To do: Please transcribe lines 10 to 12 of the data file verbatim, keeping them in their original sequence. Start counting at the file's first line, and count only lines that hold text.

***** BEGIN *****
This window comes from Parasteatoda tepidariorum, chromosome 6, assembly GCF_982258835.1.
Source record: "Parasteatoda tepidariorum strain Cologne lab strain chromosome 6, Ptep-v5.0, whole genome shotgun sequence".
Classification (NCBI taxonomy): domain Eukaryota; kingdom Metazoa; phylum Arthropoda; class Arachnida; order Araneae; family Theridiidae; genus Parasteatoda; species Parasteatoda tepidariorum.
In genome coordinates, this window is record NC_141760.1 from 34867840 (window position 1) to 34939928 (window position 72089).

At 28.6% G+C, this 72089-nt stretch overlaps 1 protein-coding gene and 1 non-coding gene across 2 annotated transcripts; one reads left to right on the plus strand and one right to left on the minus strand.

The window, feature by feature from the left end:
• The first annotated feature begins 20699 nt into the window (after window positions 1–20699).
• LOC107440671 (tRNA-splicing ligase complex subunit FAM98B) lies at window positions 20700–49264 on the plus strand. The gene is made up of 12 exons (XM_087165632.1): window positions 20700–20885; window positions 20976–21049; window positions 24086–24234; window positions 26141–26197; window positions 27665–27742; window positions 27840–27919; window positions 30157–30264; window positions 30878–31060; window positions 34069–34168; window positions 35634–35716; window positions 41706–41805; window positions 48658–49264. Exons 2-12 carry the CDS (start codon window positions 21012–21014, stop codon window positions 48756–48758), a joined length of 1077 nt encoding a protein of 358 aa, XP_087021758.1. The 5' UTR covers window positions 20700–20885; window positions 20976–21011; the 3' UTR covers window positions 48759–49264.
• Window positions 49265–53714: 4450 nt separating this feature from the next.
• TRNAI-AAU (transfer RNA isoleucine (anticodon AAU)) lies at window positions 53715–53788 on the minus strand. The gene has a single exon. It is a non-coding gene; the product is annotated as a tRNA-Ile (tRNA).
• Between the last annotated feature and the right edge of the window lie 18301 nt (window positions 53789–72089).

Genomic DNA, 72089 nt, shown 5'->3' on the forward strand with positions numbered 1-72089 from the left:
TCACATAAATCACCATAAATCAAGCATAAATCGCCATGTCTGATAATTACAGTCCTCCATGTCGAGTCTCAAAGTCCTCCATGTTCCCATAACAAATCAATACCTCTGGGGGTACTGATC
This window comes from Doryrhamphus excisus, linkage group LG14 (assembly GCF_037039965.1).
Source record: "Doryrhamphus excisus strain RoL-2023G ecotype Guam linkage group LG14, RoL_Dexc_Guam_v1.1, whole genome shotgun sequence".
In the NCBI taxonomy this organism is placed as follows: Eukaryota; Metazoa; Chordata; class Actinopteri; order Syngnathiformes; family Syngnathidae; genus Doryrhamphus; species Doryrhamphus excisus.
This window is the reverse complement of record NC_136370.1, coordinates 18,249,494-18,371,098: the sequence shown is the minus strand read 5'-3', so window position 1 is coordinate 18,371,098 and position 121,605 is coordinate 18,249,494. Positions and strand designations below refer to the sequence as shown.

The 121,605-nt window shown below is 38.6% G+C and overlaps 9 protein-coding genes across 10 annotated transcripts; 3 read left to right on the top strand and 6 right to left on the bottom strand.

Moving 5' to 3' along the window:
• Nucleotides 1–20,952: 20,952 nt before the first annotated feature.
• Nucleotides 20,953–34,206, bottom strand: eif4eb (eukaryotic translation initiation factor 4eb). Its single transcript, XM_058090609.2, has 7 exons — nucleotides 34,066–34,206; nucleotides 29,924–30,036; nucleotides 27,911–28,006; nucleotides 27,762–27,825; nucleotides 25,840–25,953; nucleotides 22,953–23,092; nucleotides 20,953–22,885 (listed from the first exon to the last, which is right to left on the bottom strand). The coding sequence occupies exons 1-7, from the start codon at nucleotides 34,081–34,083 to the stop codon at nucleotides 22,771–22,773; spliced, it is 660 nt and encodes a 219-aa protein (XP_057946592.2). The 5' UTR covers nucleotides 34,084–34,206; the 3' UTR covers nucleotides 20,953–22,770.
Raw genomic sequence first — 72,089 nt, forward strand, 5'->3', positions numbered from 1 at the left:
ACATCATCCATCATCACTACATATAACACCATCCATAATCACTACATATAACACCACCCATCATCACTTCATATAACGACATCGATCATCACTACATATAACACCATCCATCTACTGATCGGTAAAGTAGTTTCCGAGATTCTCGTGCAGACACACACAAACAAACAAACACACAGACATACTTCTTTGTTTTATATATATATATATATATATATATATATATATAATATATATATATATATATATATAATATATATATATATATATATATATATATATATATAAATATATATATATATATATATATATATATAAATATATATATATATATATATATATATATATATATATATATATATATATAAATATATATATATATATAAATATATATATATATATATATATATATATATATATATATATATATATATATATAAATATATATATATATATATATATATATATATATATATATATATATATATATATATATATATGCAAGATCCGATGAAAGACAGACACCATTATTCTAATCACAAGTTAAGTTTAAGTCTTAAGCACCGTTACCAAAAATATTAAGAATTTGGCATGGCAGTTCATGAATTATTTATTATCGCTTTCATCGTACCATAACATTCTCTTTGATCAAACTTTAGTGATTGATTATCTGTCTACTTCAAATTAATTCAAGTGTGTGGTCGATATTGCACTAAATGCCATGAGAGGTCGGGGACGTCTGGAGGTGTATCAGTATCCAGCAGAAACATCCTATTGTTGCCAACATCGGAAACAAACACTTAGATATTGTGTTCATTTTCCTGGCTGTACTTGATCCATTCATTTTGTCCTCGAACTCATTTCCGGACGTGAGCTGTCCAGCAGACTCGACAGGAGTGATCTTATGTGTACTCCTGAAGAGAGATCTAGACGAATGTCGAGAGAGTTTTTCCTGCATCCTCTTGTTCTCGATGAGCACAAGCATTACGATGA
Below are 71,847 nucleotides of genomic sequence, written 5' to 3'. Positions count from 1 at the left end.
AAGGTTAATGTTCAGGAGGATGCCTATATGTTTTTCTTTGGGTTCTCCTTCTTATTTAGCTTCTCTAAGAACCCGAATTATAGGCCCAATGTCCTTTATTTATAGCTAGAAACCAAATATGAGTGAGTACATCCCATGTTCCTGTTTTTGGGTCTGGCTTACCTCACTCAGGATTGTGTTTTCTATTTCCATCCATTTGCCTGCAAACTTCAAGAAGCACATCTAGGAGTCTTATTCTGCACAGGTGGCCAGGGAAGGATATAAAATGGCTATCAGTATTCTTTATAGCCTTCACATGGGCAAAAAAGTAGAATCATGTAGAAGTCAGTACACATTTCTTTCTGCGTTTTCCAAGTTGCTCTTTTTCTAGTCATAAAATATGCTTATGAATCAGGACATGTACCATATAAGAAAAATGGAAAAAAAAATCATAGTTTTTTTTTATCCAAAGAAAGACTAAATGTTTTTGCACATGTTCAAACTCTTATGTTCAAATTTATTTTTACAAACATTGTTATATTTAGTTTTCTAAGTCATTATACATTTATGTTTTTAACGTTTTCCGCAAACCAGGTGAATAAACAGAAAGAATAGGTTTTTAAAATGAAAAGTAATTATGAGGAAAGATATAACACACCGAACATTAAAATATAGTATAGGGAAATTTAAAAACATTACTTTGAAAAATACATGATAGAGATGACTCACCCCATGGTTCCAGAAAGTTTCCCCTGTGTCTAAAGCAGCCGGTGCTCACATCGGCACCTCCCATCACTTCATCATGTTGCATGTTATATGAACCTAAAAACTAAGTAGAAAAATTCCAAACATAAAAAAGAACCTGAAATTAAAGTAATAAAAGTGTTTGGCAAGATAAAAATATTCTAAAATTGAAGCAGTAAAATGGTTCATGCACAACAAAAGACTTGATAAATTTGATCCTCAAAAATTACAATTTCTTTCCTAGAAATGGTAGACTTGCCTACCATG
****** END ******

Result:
• TRNAI-AAU (transfer RNA isoleucine (anticodon AAU)) lies at window positions 53715–53788 on the minus strand. The gene has a single exon. It is a non-coding gene; the product is annotated as a tRNA-Ile (tRNA).
• Between the last annotated feature and the right edge of the window lie 18301 nt (window positions 53789–72089).

Genomic DNA, 72089 nt, shown 5'->3' on the forward strand with positions numbered 1-72089 from the left: